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Writing My First Compiler

fcpauldiaz profile image Pablo Díaz Márquez ・3 min read

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I wrote my first compiler for a university class project and I really enjoyed it so I want to share my experience on that. I'm about to get very technical on this, so first a little introduction.

Set

As you know, a computer does not understand source code, it understands binary code. So how a we get from source code to binary code? The computer hardware, the physical form in which it performs cycles and processes with the electrical signals, takes care of converting the zeros and ones to those electric signals. So guess what? Each compiler depends on the processor on which it is compiled (unless something else is used between like the java virtual machine). There exists an upper layer for binary code that is called assembly, a low level programming language. So the goal for my compiler is to convert high level programming language for a low level programming language. Take in consideration that a compiler does not necessarily needs to make a conversion to a low level programming language, it could be a conversion to another high level programming language.

The process

A compiler is divided in two main stages: the analysis and the synthesis. The analysis is the recognition of the structure of the source program with the recollection of information (like variables) and the synthesis is the construction of the translation from the structure and the information recollected. I made my own version of the analysis just to go through that process but for my compiler I actually used a powerful parser generator to avoid the problems of my own implementation, called ANTLR using the Visitor pattern.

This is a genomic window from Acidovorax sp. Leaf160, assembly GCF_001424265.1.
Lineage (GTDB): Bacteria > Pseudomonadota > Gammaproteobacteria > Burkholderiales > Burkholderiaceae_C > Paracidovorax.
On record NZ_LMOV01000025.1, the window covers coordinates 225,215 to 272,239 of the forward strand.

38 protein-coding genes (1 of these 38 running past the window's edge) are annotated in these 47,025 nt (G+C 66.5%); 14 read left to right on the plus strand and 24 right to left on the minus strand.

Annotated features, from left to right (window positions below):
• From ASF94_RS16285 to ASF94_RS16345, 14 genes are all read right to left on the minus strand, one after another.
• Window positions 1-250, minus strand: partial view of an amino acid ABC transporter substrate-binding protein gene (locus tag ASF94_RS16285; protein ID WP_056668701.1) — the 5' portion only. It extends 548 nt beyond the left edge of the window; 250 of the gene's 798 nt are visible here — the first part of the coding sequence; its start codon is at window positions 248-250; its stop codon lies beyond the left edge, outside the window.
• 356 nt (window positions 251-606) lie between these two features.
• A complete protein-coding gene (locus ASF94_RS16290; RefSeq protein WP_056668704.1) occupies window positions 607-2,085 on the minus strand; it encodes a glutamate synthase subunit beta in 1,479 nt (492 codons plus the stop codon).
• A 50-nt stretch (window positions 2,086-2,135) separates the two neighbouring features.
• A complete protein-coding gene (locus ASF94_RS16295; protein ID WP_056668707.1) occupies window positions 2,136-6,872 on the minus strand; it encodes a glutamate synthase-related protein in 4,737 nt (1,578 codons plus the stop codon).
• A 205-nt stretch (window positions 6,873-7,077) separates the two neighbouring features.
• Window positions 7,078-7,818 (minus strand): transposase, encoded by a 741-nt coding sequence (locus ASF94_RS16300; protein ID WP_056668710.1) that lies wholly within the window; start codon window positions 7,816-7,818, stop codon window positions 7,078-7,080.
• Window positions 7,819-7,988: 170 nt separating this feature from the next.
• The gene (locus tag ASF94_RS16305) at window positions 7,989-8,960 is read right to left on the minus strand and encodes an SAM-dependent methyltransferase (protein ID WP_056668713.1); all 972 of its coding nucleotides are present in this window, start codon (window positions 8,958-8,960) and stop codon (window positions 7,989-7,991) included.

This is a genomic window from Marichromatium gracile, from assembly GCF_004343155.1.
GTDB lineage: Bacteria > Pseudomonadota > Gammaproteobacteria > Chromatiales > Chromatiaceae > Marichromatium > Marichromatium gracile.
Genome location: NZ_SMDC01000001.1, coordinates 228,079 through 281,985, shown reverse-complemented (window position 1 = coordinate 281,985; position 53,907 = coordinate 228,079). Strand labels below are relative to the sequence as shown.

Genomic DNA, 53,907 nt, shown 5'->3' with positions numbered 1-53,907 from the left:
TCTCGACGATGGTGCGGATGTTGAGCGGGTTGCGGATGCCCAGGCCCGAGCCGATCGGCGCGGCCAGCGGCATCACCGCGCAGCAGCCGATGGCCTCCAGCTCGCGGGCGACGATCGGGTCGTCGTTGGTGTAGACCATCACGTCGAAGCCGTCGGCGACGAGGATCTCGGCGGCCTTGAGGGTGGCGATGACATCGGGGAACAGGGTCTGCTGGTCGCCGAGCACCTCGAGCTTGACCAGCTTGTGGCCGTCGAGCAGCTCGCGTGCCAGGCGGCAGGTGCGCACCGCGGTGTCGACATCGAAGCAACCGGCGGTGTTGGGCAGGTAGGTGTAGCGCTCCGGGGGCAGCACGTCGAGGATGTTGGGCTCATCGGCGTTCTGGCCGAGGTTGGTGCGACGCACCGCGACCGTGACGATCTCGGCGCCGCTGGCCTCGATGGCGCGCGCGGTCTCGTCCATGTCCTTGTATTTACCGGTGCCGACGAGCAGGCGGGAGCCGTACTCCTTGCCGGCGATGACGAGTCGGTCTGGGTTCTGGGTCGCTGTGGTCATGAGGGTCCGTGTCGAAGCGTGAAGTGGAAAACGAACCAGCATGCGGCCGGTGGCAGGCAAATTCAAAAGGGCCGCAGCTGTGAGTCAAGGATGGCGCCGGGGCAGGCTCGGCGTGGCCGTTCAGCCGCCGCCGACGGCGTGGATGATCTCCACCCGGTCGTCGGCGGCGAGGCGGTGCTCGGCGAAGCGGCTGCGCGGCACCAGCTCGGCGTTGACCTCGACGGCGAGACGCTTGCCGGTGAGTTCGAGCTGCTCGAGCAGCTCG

The phases

Lexical Analysis

Identifies the elements of the source program according to the grammar of the language analysed. This phase saves information on the symbol table and produce tokens that represent the identification of the elements.

pos = initial + rate * 60

Transforms to

<id, 1> <=> <id, 2> <+> <id, 3> <*> <60>

Syntax Analysis

Also called parsing, this uses the tokens from the previous phase to construct a grammatical structure called the syntax tree. In this phase it is possible to recognize the syntax errors like missing ;, missing brackets

Semantic Analysis

Here things start to get fun. I started from this point because I used ANTLR for the previous two phases. The things I liked in this part was that I had to decide how actually my high level language input was going to be. Should I use indent (like python) or brackets (like java) to define scopes? Should I use strong typed variables(int var) or loosely typed (var) ? Along all this questions, there is something that always has to be kept in mind, the target assembly. The target assembly will determine what you can actually do or not. For my compiler, I choose the ARM compiler of the RaspberryPi.

The semantic analysis uses the syntax tree and the symbol table to verify the semantic of the instructions, in other words, that the source program actually makes sense.

Intermediate Code Generation

In this phase, I had to start generating assembly code look alike, called the three address code. Imagine this

pos = initial + rate * 60

t1 = id3 * t1
t3 = id2 + t2
id1 = t3

Where id and t are going to be registers of the assembly code in the next phase. In theory, this phase could make the compiler independent of the target compiler because you could generate different assembly from the same intermediate code generation.